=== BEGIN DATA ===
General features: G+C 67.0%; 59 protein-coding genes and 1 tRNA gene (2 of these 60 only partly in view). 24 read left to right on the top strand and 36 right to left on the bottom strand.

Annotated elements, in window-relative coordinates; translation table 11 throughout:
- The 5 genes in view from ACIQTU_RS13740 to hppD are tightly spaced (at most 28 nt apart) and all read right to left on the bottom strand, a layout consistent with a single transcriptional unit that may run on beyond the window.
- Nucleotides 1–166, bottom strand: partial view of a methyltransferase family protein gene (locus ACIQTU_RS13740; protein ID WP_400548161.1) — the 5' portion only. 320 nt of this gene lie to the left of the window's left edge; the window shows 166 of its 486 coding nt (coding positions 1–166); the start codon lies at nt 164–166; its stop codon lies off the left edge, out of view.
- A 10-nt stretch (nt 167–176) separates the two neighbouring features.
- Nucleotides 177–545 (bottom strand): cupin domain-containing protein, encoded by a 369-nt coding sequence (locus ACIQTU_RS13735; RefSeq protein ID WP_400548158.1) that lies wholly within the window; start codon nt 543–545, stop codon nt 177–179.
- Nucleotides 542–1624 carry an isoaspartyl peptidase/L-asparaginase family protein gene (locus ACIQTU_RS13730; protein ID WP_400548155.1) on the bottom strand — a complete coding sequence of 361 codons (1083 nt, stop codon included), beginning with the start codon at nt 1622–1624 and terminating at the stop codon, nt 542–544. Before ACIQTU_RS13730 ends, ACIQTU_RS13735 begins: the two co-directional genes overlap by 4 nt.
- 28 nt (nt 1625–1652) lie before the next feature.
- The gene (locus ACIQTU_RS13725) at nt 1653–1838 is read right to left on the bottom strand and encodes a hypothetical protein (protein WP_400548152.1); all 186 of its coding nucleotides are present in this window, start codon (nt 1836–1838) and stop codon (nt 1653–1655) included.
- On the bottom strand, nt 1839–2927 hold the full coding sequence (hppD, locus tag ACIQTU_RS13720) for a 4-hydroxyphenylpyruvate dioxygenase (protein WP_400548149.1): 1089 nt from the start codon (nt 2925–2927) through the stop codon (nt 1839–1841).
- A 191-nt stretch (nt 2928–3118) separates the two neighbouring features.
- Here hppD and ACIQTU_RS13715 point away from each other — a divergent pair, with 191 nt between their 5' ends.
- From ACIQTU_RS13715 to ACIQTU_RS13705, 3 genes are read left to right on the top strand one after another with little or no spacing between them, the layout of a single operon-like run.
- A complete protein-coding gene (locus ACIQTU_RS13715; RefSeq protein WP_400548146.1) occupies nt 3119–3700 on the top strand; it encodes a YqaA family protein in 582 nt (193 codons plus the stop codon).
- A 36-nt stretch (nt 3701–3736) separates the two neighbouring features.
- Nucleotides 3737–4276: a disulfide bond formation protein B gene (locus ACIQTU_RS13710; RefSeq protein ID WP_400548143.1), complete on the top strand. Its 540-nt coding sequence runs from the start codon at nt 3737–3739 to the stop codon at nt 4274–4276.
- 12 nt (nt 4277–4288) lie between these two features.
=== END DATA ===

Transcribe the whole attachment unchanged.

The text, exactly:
General features: G+C 67.0%; 59 protein-coding genes and 1 tRNA gene (2 of these 60 only partly in view). 24 read left to right on the top strand and 36 right to left on the bottom strand.

Annotated elements, in window-relative coordinates; translation table 11 throughout:
- The 5 genes in view from ACIQTU_RS13740 to hppD are tightly spaced (at most 28 nt apart) and all read right to left on the bottom strand, a layout consistent with a single transcriptional unit that may run on beyond the window.
- Nucleotides 1–166, bottom strand: partial view of a methyltransferase family protein gene (locus ACIQTU_RS13740; protein ID WP_400548161.1) — the 5' portion only. 320 nt of this gene lie to the left of the window's left edge; the window shows 166 of its 486 coding nt (coding positions 1–166); the start codon lies at nt 164–166; its stop codon lies off the left edge, out of view.
- A 10-nt stretch (nt 167–176) separates the two neighbouring features.
- Nucleotides 177–545 (bottom strand): cupin domain-containing protein, encoded by a 369-nt coding sequence (locus ACIQTU_RS13735; RefSeq protein ID WP_400548158.1) that lies wholly within the window; start codon nt 543–545, stop codon nt 177–179.
- Nucleotides 542–1624 carry an isoaspartyl peptidase/L-asparaginase family protein gene (locus ACIQTU_RS13730; protein ID WP_400548155.1) on the bottom strand — a complete coding sequence of 361 codons (1083 nt, stop codon included), beginning with the start codon at nt 1622–1624 and terminating at the stop codon, nt 542–544. Before ACIQTU_RS13730 ends, ACIQTU_RS13735 begins: the two co-directional genes overlap by 4 nt.
- 28 nt (nt 1625–1652) lie before the next feature.
- The gene (locus ACIQTU_RS13725) at nt 1653–1838 is read right to left on the bottom strand and encodes a hypothetical protein (protein WP_400548152.1); all 186 of its coding nucleotides are present in this window, start codon (nt 1836–1838) and stop codon (nt 1653–1655) included.
- On the bottom strand, nt 1839–2927 hold the full coding sequence (hppD, locus tag ACIQTU_RS13720) for a 4-hydroxyphenylpyruvate dioxygenase (protein WP_400548149.1): 1089 nt from the start codon (nt 2925–2927) through the stop codon (nt 1839–1841).
- A 191-nt stretch (nt 2928–3118) separates the two neighbouring features.
- Here hppD and ACIQTU_RS13715 point away from each other — a divergent pair, with 191 nt between their 5' ends.
- From ACIQTU_RS13715 to ACIQTU_RS13705, 3 genes are read left to right on the top strand one after another with little or no spacing between them, the layout of a single operon-like run.
- A complete protein-coding gene (locus ACIQTU_RS13715; RefSeq protein WP_400548146.1) occupies nt 3119–3700 on the top strand; it encodes a YqaA family protein in 582 nt (193 codons plus the stop codon).
- A 36-nt stretch (nt 3701–3736) separates the two neighbouring features.
- Nucleotides 3737–4276: a disulfide bond formation protein B gene (locus ACIQTU_RS13710; RefSeq protein ID WP_400548143.1), complete on the top strand. Its 540-nt coding sequence runs from the start codon at nt 3737–3739 to the stop codon at nt 4274–4276.
- 12 nt (nt 4277–4288) lie between these two features.